Assessment is the fourth stage of the lifelong teacher training cycle. It is an essential stage that gives feedback to the student and the teacher on the progress of learning. Group work and constructive learning take place when students develop a better understanding of their own subjectivity and judgement. Self-assessment is used to keep track on student’s performance. Establishing their own assessment criteria increases student responsibility, thereby helping them to strive for a deeper approach towards learning, understanding the subject matter and various skills involved in the process.
What is Self-Assessment?
Self-assessment is an assessment tool used by students to evaluate the quality of their work, measure their performance with the stated goals and learning objectives, identify the strengths and weaknesses in their work and implement revision accordingly. Self-assessment practices encourage students to take ownership of their learning, promote responsibility, independence, and may also motivate further learning. It is a form of a cultural shift that focuses on the quality of learning, student responsibility and making judgements as a necessary skill to prepare students for problem-solving and lifelong learning.
How can it be practiced in classrooms?
Increasing student participation is the basics of self-assessment. Through self-assessments students can identify their own skill gaps, where they lack knowledge, develop realistic goals and focus attention in learning. Some useful examples of self-assessment are:
I can statements: this is a useful practice carried out by teachers at the end of either every class or by the time a specific unit comes to an end. Students list down various I can statements to explain what they are capable of doing as a result of the lesson taught to them by their instructor.
Other examples are portfolio reviews, reflections and recording oneself.
Self-assessment can address specific skills in students, it helps teachers to evaluate the potential of all students towards learning. Some advantages of self-assessment may be;
Personal growth: it is a result of the activities and areas of your life, whether personal relationships or communication skills. It arises from the need to evaluate yourself and identify your positive and negative areas.
Exposure: self-assessment helps students to identify their areas of self-improvement. This process of exposing your strengths and weaknesses isn’t easy, it moves you towards self-development.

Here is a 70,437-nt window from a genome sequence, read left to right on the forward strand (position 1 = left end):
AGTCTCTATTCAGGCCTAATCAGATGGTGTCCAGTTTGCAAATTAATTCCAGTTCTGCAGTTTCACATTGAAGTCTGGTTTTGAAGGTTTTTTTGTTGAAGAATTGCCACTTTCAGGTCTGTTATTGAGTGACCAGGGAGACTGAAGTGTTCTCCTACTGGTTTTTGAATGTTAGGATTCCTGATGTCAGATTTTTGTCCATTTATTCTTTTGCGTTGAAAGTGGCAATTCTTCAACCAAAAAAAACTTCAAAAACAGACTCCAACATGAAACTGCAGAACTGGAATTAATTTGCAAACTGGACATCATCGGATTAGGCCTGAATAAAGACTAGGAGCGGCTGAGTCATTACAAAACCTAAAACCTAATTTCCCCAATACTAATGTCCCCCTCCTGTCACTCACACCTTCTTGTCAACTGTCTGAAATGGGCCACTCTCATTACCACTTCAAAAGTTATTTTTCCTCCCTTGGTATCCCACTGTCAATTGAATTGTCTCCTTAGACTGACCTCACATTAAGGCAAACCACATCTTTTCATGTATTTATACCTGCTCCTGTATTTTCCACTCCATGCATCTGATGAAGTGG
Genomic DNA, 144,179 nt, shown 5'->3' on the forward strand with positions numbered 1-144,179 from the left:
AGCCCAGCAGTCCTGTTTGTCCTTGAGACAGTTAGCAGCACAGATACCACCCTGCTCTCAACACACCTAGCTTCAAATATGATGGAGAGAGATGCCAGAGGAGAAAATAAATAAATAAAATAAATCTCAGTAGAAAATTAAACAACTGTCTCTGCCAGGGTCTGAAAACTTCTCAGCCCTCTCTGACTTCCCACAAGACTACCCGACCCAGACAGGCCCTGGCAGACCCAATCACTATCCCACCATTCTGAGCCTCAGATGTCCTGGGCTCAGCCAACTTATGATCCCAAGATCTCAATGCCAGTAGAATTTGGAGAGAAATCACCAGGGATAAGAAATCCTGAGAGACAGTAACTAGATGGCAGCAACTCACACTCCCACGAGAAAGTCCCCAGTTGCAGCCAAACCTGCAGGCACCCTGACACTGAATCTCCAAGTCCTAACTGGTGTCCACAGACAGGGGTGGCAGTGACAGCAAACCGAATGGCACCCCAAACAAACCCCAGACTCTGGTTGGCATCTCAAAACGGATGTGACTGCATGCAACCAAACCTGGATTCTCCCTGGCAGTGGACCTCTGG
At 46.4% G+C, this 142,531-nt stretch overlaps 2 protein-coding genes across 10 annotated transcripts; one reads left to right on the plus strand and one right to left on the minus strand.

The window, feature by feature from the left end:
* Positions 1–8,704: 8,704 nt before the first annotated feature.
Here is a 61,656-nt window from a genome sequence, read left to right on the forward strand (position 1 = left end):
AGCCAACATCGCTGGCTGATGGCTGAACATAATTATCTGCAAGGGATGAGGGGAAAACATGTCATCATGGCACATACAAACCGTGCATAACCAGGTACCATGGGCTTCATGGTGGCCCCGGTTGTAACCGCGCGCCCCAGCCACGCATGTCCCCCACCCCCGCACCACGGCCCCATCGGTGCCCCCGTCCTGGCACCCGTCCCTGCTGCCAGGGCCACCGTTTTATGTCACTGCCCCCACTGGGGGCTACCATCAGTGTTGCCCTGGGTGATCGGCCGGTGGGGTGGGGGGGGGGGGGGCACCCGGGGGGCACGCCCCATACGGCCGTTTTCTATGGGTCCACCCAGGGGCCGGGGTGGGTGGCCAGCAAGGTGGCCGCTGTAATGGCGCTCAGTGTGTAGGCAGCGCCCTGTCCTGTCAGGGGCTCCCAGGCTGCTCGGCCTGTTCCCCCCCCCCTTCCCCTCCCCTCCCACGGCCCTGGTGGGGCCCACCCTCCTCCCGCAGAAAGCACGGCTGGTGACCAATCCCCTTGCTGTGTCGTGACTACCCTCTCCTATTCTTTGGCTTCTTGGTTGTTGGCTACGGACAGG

Self-awareness: you take a more active part in shaping your personality, objective look towards how you behave and react to situations.
At one point self-assessment proves to be very beneficial for students and teachers but it might address some negativity too;
Subjectivity: it takes a very subjective look at your personality, the things you do, life experiences, etc. a subjective rating isn’t enough to assess someone or a personality type.
No accountability: the assessment begins with you and ends at your evaluation. It doesn’t shape a path to change oneself, but in a few cases, externalities might influence you to stay determined towards the change.
Self-assessments are just another way to engage your audience in a combined learning effort to actively alter the perception of the classroom environment. For instance, students can be given a task to self-assess their class participation in an academic year. This may be backed by a grade reward or percentage reward for the final year’s performance.
Self-assessments have proven to provide better academic results. Many teachers encourage such activities and involve students in collaborative learning to effectively manage classroom content and management. However, parts of these assessments follow self-analysis, identification of strengths and weaknesses with proper remedial action by teachers to help students at all levels. It is helpful to introduce assessment practices as a part of the curriculum in the introductory classes to prepare students before applying a new strategy.